“We’re just here with lots of questions,” Tony Rowe says, “and our lives are held in the balance.”
Tony has been hearing a lot of those questions. He’s a local union leader in North Dakota with the Federation of Indian Service Employees, which represents thousands who work for federal agencies mandated to provide services to tribal communities. Many FISE members are Native American and are employed in federal offices located in cities, towns and tribal lands across the country. FISE is an affiliate of the AFT.
Mention the shutdown and Tony quickly points out how angry his union members are about the stalemate. He shares their sentiments: “This is happening because of a temper tantrum. Donald Trump is holding the American workforce hostage. As president of the United States, you’d think he’d be more concerned about protecting America’s workforce instead of his own ego.”
As a corrections officer at Fort Totten on the Spirit Lake tribal lands in North Dakota, Tony is considered an essential employee and has been working for weeks without pay.
“The big thing about Indian country is that so many of our local services are provided by the government, everything from road maintenance to healthcare, and those things are all coming to a stop,” says Tony. “The damage they are doing by keeping the government closed is putting people’s lives in chaos. Some of us have large families. I have six children, three grandchildren; people rely on me to bring home that paycheck.”
Thousands of miles away in Alaska, Dena Ivey is caught up in the same chaos. She’s also a FISE member and is a furloughed probate specialist in the Anchorage office of the Bureau of Indian Affairs.
She describes her life as a perfect storm. First, many of her belongings were destroyed in the recent earthquake that struck Anchorage in November. Now, she’s furloughed without pay.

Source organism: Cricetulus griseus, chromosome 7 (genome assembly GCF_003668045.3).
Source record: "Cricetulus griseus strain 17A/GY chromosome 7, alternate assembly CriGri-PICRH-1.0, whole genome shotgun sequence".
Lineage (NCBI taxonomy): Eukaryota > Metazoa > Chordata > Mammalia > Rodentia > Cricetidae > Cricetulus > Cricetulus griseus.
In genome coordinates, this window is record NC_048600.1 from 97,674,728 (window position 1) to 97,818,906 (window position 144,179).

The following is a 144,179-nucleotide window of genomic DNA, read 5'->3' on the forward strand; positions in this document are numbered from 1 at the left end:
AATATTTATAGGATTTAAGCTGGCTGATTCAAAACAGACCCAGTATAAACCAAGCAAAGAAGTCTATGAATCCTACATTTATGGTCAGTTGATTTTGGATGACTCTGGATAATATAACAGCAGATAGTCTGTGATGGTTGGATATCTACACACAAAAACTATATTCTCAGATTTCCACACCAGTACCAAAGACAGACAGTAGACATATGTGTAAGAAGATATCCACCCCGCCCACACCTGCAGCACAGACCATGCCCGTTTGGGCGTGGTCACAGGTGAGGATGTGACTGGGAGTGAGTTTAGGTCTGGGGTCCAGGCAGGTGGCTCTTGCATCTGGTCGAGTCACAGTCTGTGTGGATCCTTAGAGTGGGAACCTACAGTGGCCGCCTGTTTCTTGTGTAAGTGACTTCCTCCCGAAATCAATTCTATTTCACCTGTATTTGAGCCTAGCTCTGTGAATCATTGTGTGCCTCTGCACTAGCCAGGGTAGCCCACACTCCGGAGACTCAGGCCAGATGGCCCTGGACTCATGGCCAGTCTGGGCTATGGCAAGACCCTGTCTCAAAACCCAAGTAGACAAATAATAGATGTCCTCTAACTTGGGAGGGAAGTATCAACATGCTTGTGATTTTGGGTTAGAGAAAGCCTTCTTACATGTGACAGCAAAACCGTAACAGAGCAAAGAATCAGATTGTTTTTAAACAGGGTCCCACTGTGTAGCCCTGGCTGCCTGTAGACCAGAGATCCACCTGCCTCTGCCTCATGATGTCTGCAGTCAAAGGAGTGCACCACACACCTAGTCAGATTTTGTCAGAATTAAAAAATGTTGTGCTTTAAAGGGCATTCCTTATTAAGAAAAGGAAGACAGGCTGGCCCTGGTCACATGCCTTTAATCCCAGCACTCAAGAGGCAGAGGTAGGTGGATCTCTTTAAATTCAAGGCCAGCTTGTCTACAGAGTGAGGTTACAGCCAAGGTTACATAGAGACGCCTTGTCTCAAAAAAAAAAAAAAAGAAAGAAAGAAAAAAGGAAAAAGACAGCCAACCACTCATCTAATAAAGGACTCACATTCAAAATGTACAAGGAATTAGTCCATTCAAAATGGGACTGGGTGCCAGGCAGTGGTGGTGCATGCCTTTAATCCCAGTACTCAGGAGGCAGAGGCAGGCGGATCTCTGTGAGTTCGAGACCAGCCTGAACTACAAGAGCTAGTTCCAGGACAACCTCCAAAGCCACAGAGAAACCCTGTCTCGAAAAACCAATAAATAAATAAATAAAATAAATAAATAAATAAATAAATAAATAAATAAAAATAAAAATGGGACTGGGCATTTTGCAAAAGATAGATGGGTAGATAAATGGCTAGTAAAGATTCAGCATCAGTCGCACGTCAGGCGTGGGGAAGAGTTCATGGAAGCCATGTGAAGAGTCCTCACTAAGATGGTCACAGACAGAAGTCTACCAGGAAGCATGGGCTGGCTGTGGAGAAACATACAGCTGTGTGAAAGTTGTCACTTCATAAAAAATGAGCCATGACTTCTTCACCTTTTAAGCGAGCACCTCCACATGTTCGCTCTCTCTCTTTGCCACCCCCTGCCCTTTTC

“We were already tight on money—I’m beset with student loans and trying to raise my 9-year-old son. Our lives were already fragile, luxuries were never a possibility anyway.”
Dena is selling some of her belongings on Craigslist to get by. She’s filed for unemployment and is waiting to hear back.
Both Dena and Tony bristle at the mention of claims that Trump has made about federal workers. To Tony, the president’s suggestion that some workers were on strike was particularly insulting. “Federal employees are not allowed to strike—it’s illegal and that’s very clear in our contracts,” Tony says.
Dena refutes the political notion that federal employees are all Democrats. “It’s not true,” she says. “But more importantly, it doesn’t matter where you are on the political spectrum, this is hurting all federal workers the same.”
Both AFT and FISE members stress that the gamesmanship must stop. It’s hurting ordinary people and upending their lives.
“I’m ex-military,” Dena says. “I understand why this might be something military members would have to accept, but now I’m a civilian federal employee. We shouldn’t be forced into employment conditions that we never agreed to. We’re being held as pawns between the branches when one side wants something and the other side doesn’t. It’s not appropriate, and we never agreed to it.”
“My members are feeling like political pawns,” Tony says. “Here in Indian country, people don’t know how they’re going to feed their kids, buy diapers, do simple, normal, everyday things that are suddenly uncertain. The government needs to re-open now.”
[Elizabeth Sell/AP photos]